Are your values alive on all levels of your life?

Do your skills reflect your values and vision?

Sometimes we say we want peace in the world, but forget to develop peace in our own intimate relationships. On the other hand, I have meet people who are very disconnected from other people in the world, but are very kind and loving in their daily interactions. Use your vision to develop a congruence within your daily life.

Create a Daily Practice

Just like any physical discipline or passion (yoga, pilates, sports, music, cooking, art, writing) the more you practice the more you succeed in reaching your goals. Research has shown that in order to change a habit, you need to practice the new behavior for 21 consecutive days. Be realistic and choose one specific skill or area you want to develop. Form small, achievable steps of how to practice that skill each day. Avoid trying to change too many areas at once. For example, if you are coming home exhausted and want to figure how to be avoid being angry with your family — consider the options:

walk around the block before you walk into the house

lessen distractions, like phone calls, when you get home

take a quick hot shower upon coming home

call a friend

sit outside to talk with family members

change your clothes

Develop a positive vision of what you want. In this example, it might be "I want to release and let go of any negative energy from my work ". Pick the best idea you are willing to try, i.e. change clothes when you get home. Then do it. Practice it. Check in to see if you are pleased with what has happened. Celebrate your progress! Do you want to change anything or add something else? Are there any supports you might need?

Is there a next step or level, i.e. create a problem solving dialogue with your spouse on how to create a more relaxing atmosphere at home.

Our vision helps us create and maintain a daily practice. Find a personal or spiritual mentor who can help guide, support and celebrate with you. Daily markers also help us to maintain a practice. Many years ago I decided to take a deep breath and do a quick body scan whenever I heard the geese fly over. With young children, a young family, and my work, I needed to learn how to take care of myself and slow life down. What a pleasant surprise when I realized how often the geese fly!! This daily marker helped me to maintain a constant practice of inner peace, which also affected my family life!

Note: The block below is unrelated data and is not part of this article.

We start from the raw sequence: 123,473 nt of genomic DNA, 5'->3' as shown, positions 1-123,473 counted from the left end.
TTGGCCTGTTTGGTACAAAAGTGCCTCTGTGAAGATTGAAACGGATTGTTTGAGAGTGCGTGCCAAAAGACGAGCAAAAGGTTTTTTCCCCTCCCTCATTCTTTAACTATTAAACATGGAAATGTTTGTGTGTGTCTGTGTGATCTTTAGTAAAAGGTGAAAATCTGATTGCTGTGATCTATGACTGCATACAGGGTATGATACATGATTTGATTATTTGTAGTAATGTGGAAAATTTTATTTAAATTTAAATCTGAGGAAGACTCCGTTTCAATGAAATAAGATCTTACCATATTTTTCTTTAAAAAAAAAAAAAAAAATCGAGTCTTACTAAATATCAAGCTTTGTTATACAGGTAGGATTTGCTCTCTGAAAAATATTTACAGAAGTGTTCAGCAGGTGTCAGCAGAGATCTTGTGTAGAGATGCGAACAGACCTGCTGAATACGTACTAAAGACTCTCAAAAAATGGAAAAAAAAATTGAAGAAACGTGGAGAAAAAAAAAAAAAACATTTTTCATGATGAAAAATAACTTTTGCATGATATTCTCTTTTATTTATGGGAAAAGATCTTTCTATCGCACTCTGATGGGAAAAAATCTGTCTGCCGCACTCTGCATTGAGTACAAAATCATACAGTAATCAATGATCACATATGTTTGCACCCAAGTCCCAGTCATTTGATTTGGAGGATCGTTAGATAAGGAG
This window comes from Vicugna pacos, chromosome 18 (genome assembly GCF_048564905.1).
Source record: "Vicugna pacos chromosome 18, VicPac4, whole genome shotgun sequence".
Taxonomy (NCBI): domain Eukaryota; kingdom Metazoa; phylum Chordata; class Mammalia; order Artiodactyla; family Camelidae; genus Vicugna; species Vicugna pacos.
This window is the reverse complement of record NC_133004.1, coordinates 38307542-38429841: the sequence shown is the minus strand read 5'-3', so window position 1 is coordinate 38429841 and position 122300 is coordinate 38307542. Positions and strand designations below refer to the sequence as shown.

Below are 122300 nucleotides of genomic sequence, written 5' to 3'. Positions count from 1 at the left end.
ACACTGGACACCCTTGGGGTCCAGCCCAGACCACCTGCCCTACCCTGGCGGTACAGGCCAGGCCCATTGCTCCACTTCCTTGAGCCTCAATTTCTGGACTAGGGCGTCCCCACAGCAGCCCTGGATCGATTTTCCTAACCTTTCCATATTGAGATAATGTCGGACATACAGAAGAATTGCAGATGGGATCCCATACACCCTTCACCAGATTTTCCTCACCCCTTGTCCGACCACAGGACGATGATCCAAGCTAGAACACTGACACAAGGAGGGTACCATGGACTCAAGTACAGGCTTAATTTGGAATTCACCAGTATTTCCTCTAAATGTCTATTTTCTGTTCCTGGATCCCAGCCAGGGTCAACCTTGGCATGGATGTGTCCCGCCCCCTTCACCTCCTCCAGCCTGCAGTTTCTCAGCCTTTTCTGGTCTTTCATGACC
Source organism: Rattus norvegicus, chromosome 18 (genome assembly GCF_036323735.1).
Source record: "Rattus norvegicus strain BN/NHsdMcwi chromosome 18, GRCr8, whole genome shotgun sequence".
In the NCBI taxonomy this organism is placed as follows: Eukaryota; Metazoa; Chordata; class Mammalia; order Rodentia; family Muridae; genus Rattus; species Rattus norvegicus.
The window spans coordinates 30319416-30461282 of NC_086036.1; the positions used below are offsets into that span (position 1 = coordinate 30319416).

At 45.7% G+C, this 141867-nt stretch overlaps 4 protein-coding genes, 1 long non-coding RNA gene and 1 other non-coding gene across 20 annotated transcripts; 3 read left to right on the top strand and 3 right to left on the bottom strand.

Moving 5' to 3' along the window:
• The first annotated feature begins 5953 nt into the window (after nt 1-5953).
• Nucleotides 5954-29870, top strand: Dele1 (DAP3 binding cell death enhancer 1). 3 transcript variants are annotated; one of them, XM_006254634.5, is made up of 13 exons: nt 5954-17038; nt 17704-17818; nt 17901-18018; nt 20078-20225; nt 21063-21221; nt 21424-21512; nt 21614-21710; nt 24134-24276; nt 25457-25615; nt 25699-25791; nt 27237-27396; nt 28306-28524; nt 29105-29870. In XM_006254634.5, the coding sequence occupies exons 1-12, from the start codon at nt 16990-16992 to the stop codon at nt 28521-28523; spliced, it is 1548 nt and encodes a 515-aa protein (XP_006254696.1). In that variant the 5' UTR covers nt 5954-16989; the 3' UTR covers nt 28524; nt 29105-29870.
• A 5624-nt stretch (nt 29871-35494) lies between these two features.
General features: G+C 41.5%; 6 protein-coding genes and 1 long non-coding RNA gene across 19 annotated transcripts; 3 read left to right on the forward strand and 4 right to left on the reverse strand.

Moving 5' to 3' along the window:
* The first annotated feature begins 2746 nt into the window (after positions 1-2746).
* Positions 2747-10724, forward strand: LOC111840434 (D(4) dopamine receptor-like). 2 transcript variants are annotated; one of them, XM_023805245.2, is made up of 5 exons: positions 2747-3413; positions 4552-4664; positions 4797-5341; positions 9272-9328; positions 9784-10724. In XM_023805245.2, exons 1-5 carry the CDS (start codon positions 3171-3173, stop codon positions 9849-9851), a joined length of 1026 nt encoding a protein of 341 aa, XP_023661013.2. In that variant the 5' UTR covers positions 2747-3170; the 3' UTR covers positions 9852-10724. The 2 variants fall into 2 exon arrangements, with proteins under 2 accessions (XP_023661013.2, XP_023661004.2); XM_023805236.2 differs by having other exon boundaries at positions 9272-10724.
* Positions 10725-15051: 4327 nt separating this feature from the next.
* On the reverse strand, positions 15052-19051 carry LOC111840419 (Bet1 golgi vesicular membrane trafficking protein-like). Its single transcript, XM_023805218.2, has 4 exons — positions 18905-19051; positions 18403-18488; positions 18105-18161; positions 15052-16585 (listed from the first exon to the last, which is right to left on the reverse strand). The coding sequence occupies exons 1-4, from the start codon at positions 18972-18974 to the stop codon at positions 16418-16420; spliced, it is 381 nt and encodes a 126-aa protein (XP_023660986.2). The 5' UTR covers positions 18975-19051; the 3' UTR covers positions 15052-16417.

Celebrate your efforts!

Living a life of non-violence is a life long journey. Celebrate your small, teeny, tiny steps along with any major jumps along the way. Everyone makes mistakes, but the deep learner uses those experiences as positive opportunities and direction for a life of meaning. Look into your story bag and make conscious decisions about your stories. Celebrate your courage to create a life on greater non-violence. I wish you much blessing and positive energy in your journey.

ABOUT THE AUTHOR

Susan Kaplan works with the power of story and the empowerment of skills. With over 28 years of experience, she has worked with a wide variety of people and communities and holds two master degrees in Social Work and Public Administration. She is a member of many organizations, including the National Association of Social Workers and National Storytelling Network Healing Alliance.

Through her private practice, Balance and Harmony, she offers a variety of innovative workshops, conference presentations, individual and in-home consultations and Walk & Talk Sessions. Workshops include: How to nurture your family soul; Parenting & teacher workshops; Develop rituals of peace; How to use storytelling to heal, calm and overcome obstacles; positive discipline; change the face of anger — a holistic approach and Stress for the whole person — whole community.

As an associate trainer for The Conflict Center, Susan coordinates Stories for Peace — a program of Stories and Skills of Peace for Families and provides training in various settings. In recognition of living a more balanced life, Susan is also a co-parent of two wonderful teenagers, loves to walk with the family golden retriever, read, and has a home practice of yoga and pilates.

To learn more about her work — please use the following information:

Balance & Harmony for Family, Classroom & Workplace
Workshops, Consultations, Walk & Talk
Spiritual Parenting & Teaching

Storytelling & Story Listening
Applied and Educational Storytelling Performances & Workshops
Peace Wrestling — Stories & Programs
Intentional Use of Story for Professionals

(303) 871-8469
P.O. Box 102379
Denver, CO 80250-2379
E-mail: kaplangould@earthlink.net
Web site: http://home.earthlink.net/~kaplangould